Government Yesterday.
IMPOSING SCENE IN FRANCE
American Marines Get Great
Ovation on Street of Paris.
Dignitaries Present.
(By Associated Press.)
PARIS, July C?In tho presence of the
highest dignitaries of France, the diplo?
matic representatives of many foreign
governments and civil and naval officials
of the United States, the body of Admiral
John Paul Jones was to-day formally de?
livered to the United States Government.
Tho cermony was one combining im?
pressive dignity with brilliant military
and naval pomp In which the soldiers
and sailors of France and the sailors
of America united in rendering honors
to tho illustrious founder of the Ameri?
can navy.
Tho occasion was unique and probably
without parallel, ns tho funeral was that
of a Revolutionary hero who had lain
neglected in a foreign grave for over
a hundred years.
Brilliant Scene.
Seldom has nn event awaJtened such
widespread interest in tho French capi?
tal. Dense throngs packed tho Champs
Elyseos and other principal thorough?
fares to witness the imposing cortege
which, for tho elaborateness of Its mili?
tary feature, equalled the martiul display
.on the occasion of the visit of King Al?
fonso.
The ceremony of delivering tho body
was hold In tho American Church on
tho Avenuo Do E'Alma nt 3:30 o'clock In
tho afternoon. Tho Interior of this Gothic
edifice was beautifully decoratod with
plants and flowers. At the -foot of tho
chuneel, rests tho casket wrapped In an
American flag and literally hurled in
mnssos of floral emblems.
At the right of tho altar sat Ambassa?
dor JlcCormlek, Senior Special Ambassa?
dor Porter. Junior Special Ambassador
"Loomls. United States Senator Henry
Cabot I>odge, Bear-Admlrol Sigshee and
other officers of tho American squadron.
(Continued on Third Pnge.)
POINTER ON THE WEATHER
F O, R IECAjST?For
At 1 A. M?
Friday and Sat?
urday: Virginia
and North Caro?
lina?Showers and
thunder storms
Friday and Sat
urday; light, vari?
able winds,
CONDITIONS YESTERDAY,
Richmond's woollier was showery.
Range of tho Thermometer:
0 A. M.70 G P. M.79
12 M.S2 . !) P. M.!.7U
3 P. M.82 12 midnight.78
Average. 77 1-ti
Highest temperature yesterday. m
lxiwest .temperature yesterday. 70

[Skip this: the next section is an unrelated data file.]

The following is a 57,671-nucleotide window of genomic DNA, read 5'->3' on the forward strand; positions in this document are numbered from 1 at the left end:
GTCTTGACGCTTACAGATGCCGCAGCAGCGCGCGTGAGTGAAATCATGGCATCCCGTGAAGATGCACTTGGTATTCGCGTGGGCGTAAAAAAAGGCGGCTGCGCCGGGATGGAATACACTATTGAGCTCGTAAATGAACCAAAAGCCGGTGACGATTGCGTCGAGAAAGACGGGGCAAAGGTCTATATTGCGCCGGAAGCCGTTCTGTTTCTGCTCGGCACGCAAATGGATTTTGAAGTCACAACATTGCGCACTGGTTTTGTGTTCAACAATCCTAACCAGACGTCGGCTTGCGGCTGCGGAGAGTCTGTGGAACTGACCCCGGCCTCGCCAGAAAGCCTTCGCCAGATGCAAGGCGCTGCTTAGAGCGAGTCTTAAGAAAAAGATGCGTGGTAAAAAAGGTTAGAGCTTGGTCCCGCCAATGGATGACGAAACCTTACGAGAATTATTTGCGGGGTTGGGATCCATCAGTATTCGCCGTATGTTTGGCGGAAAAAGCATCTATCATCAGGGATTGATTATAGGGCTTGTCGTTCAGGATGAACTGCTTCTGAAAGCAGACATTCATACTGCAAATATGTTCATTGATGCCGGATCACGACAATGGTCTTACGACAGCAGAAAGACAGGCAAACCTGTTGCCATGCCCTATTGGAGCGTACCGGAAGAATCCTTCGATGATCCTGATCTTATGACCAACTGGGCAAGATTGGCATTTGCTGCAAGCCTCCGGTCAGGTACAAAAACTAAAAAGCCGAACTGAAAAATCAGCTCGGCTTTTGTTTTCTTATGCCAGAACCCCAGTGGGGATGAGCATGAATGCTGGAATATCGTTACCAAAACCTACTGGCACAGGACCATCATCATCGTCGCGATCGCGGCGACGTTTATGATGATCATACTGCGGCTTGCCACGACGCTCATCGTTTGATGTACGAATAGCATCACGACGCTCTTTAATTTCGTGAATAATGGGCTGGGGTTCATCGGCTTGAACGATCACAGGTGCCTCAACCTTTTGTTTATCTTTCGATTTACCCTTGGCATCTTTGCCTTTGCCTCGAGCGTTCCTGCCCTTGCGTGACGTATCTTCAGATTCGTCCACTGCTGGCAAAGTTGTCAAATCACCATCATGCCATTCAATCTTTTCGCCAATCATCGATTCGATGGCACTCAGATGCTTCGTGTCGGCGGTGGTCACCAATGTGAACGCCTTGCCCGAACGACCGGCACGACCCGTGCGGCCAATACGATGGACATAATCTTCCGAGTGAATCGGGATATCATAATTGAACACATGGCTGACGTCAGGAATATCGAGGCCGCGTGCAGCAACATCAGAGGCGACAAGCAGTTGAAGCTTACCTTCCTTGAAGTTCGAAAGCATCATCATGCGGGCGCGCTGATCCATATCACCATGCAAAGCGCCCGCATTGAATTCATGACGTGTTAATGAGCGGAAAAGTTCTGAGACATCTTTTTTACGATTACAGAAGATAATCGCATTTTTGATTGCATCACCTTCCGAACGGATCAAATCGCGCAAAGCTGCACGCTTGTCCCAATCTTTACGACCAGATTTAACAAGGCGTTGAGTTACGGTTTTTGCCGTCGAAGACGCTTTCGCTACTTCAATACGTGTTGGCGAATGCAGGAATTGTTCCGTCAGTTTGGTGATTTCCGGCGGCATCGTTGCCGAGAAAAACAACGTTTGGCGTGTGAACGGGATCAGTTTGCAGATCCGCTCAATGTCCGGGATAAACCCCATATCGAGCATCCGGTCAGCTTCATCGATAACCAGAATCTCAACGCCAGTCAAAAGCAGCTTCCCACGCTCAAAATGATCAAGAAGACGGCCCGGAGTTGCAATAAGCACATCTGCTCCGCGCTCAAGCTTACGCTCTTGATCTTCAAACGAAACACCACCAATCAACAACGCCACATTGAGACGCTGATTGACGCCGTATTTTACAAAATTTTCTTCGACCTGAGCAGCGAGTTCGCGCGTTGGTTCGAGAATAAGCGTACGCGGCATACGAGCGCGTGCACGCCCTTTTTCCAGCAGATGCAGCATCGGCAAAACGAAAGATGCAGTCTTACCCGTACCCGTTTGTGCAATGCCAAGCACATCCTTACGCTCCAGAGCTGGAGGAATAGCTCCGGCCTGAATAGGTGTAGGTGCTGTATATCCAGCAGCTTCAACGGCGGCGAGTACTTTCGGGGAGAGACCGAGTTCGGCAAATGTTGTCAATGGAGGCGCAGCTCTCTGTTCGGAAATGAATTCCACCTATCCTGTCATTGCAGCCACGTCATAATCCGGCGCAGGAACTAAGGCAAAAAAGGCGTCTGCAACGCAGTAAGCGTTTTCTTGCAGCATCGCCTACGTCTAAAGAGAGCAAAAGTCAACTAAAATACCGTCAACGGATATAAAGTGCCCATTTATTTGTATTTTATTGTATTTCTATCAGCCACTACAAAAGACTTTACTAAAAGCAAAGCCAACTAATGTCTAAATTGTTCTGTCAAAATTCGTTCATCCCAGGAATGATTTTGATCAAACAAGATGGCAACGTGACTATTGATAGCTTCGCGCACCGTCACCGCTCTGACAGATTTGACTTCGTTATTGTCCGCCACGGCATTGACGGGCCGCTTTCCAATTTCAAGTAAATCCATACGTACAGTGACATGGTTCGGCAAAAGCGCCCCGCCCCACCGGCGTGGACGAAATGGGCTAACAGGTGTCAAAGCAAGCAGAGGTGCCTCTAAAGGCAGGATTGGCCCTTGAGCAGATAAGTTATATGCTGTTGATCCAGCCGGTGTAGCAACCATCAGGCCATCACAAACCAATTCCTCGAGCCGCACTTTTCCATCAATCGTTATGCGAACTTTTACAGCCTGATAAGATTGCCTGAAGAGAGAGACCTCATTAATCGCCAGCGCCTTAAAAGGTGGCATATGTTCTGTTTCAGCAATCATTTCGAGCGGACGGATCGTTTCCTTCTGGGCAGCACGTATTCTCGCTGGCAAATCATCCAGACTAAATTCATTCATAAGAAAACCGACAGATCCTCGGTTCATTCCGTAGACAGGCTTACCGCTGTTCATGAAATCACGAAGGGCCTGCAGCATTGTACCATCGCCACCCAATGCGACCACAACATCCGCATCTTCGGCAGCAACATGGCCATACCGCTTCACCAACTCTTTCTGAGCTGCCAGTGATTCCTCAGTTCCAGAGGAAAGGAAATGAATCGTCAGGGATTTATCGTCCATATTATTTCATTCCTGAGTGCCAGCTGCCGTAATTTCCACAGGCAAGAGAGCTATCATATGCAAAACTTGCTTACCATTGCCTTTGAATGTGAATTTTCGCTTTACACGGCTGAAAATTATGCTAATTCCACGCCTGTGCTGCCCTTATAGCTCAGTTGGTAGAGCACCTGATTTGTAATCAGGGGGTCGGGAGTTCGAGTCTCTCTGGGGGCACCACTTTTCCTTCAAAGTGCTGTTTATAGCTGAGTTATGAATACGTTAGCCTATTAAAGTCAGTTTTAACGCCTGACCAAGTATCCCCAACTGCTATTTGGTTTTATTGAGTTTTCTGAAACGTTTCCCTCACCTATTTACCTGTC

Mean temperature yosterday. <U
Normal tempornturu for July.. 77
Departure from normal temperature.... 02
MINIATURE ALMANAC.
July 7, .1005,
Sun rises.4:57 HIGH TIDE. ?
Sun setH.7:32 Morning.8:07
Moon ?c(s.11:03 Evening.fiiyj
The Utmost Courtesy
Prevailed, Though Both
Deeply Stirred.
MARTIN DEFENDS
RECORD ON PRIMARY
Little in the Nature of Personal
Attack and Counter
Thrust.
THE SCHOOL REGISTER AND
CORPORATION COMMISSION
Spirited Attacks'and Rejoinders
s Touching the Public Record of
Each?Each Speaker Secured
Generous Applause ? The
I County Chairman Called
Down ,By Audience.
, (Staff Correspondence.)
FREDERICKSBURG. VA.. July 6.-~
Governor Montague and 8enator Martin
met In joint debate at King George
Courthouse to-day and for three hours
an audience of several hundred citizens
of -King George, Stafford and this city
listened to as entertaining a discussion
as has been heard oh the stump In
Virginia in many a long day."
It would not be correct to say that the
utmost good humor characterized the do
bate, for each speaker '? was deeply stir?
red and was In deadly earnest. But neith?
er lost his temper, and there was nothing
apparent which savored of discourtesy.
There was but little of the Btrictly per?
sonal In the nature of attack and coun?
ter thrusts. The discussion, tho mos^
striking portions, was devoted to at?
tacks upon the record each has made in
publ|c life.
Decidedly the feaiuru of the day was
tho reference mads by1 -Senator Martin
to the recent trouble in which Judge
Crump, president of the Corporation
Commission, became Involved,-- and the
school register scandal, in which Assist?
ant Secretary McGllvray, of the State
Board of Education, was involved. It
was not known that Senator Martin
would allude to these matters, and when
he did so, he was listened to with closest
attention.
Governor Opens.
The opening speech was made by
Governor Montague, who largely general
In his references, dealing chiefly with
corruption in the Senate, and arguing
for the popular election of senators and
that being now possible for their choice
in a primary. He charged that Senator
Martin and his friends opposed the pri?
mary system. Senator Martin was direct
and aggressive In his reply, and the Gov?
ernor pursued the same poUcy in his re